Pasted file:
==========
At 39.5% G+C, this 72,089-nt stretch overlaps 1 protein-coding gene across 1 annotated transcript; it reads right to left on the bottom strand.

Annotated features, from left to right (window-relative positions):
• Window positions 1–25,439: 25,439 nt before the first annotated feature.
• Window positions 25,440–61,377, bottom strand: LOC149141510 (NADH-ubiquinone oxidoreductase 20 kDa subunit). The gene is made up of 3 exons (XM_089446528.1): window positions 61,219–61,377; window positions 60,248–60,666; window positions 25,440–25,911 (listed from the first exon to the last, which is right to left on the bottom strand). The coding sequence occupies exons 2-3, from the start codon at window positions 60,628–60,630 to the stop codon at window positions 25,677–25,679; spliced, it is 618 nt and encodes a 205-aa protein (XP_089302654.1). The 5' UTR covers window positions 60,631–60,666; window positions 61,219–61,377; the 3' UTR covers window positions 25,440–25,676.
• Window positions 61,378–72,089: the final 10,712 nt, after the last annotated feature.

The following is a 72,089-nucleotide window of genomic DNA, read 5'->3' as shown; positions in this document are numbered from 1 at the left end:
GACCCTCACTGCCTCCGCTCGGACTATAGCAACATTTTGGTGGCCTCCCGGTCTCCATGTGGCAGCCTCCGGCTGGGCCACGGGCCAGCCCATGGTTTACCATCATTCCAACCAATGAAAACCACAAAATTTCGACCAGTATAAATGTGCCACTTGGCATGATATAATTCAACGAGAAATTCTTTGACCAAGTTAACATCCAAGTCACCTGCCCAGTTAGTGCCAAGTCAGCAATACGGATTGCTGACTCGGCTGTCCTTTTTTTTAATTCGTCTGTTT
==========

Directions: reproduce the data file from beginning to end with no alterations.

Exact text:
At 39.5% G+C, this 72,089-nt stretch overlaps 1 protein-coding gene across 1 annotated transcript; it reads right to left on the bottom strand.

Annotated features, from left to right (window-relative positions):
• Window positions 1–25,439: 25,439 nt before the first annotated feature.
• Window positions 25,440–61,377, bottom strand: LOC149141510 (NADH-ubiquinone oxidoreductase 20 kDa subunit). The gene is made up of 3 exons (XM_089446528.1): window positions 61,219–61,377; window positions 60,248–60,666; window positions 25,440–25,911 (listed from the first exon to the last, which is right to left on the bottom strand). The coding sequence occupies exons 2-3, from the start codon at window positions 60,628–60,630 to the stop codon at window positions 25,677–25,679; spliced, it is 618 nt and encodes a 205-aa protein (XP_089302654.1). The 5' UTR covers window positions 60,631–60,666; window positions 61,219–61,377; the 3' UTR covers window positions 25,440–25,676.
• Window positions 61,378–72,089: the final 10,712 nt, after the last annotated feature.

The following is a 72,089-nucleotide window of genomic DNA, read 5'->3' as shown; positions in this document are numbered from 1 at the left end:
GACCCTCACTGCCTCCGCTCGGACTATAGCAACATTTTGGTGGCCTCCCGGTCTCCATGTGGCAGCCTCCGGCTGGGCCACGGGCCAGCCCATGGTTTACCATCATTCCAACCAATGAAAACCACAAAATTTCGACCAGTATAAATGTGCCACTTGGCATGATATAATTCAACGAGAAATTCTTTGACCAAGTTAACATCCAAGTCACCTGCCCAGTTAGTGCCAAGTCAGCAATACGGATTGCTGACTCGGCTGTCCTTTTTTTTAATTCGTCTGTTT